Exit and Re-entry (January 11-14, 2015)

Waiting on the dock at British customs while Matt checks us out

Waiting on the dock at British customs while Matt checks us out

On Sunday we sail to Soper’s Hole (west end of Tortola) to exit British customs. We then sail to Cruz Bay on St. John to check in at US customs. It’s the first time I’ve been through customs on a boat. We pull up to the customs dock with only inches to spare behind a government boat. I leap from the side of the boat to the dock and tie the lines before Matt stops the boat. Two customs officials are outside. They do not seem impressed by my aerial agility. We go inside but then have to go back out and get the other crew members (i.e., the boys). Before we go in, we make it clear to the boys that this is serious and no messing around is allowed. We make it through fine with the passports and I think we’re done. The customs official then says we need to talk to the agricultural customs official. I have no idea what this means. She has braces and is cracking her gum. It’s Sunday, she seems bored and it sounds like they have a game on in the back office. She asks if we have garbage on the boat. And then looks at me as if willing me to respond correctly. What kind of question is that? I think. I feel like I’m participating in a silent test for which I am completely unprepared. I say yes. She raises her eyebrows. Uh-oh. Wrong answer. She then tells us of two marinas where we must dispose of the garbage. Her second and final question is about whether we have any fruits and vegetables on board. The boat is docked right outside and, in my mind, I can see the crate full of potatoes, grapefruit and pears – not to mention everything in the fridge. What I want to say is Lady, we’re a family of four living on a boat. Of course we have fruit and vegetables on board! I can tell she wants to get back to watching the game. I’m not going to lie. I hesitantly say, “Yes?” in a questioning way. She frowns. Uh-oh. Again, wrong answer. Matt steps in and saves the day by saying “We’ll keep our garbage on the boat until we get back to the BVI and not take any fruit or vegetables on shore while we’re on the US side.” Ohhhh, I finally get it. Of course, that’s her job – preventing international pest infestation. I am greatly relieved there is no onboard inspection. We walk out and quickly leave the dock before they decide to run after us.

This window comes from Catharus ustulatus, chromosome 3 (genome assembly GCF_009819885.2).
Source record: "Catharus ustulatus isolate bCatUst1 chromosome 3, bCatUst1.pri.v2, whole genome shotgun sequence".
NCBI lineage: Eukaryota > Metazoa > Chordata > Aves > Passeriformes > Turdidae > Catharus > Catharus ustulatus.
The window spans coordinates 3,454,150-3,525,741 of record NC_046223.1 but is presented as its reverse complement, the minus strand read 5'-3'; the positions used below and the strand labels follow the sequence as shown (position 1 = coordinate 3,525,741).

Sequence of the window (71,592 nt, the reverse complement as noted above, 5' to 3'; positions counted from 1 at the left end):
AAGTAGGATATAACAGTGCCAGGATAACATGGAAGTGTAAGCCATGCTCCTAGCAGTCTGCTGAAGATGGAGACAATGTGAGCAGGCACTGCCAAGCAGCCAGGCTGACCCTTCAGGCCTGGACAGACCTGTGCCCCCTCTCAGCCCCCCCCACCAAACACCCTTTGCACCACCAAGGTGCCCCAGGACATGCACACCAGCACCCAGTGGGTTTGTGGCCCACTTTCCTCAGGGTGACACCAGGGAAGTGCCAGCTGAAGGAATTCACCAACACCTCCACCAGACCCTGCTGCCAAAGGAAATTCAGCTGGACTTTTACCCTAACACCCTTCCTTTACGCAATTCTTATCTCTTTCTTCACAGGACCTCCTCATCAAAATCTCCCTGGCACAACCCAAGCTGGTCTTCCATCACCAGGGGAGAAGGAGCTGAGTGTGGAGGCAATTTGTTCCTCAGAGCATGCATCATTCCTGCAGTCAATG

You never know when you'll need an extra line

You never know when you’ll need an extra line or a carabiner

We weather out the trades at Great Cruz Bay and then sail across to Red Hook, St. Thomas in 25-35 knot winds. It’s nice that we’ve reached the stage where it’s just not a big deal. We do the usual routine of showers-water-fuel-provisions and, because I can refill the water tanks, the boys and I do a thorough cleaning of the boat while Matt does laundry. I’ve talked to the boys about blending in with local culture and keeping a low profile, particularly in light of financial stereotypes of American tourists. I walk topside and am appalled when I see Malachi using clothespins to hang US bills from our lifelines. “What are you doing?” I hiss. He looks at me in confusion and says innocently, “My money got wet. I’m drying it.” We sit down for a chat and I think he gets it – I might’ve mentioned the word pirates. On Wednesday we go back to Soper’s Hole and re-enter the BVI. We then head to Road Town, Tortola to stop at Digicel and then get some school supplies. We are too tired to go further and decide to anchor here before leaving for Anegada the next morning.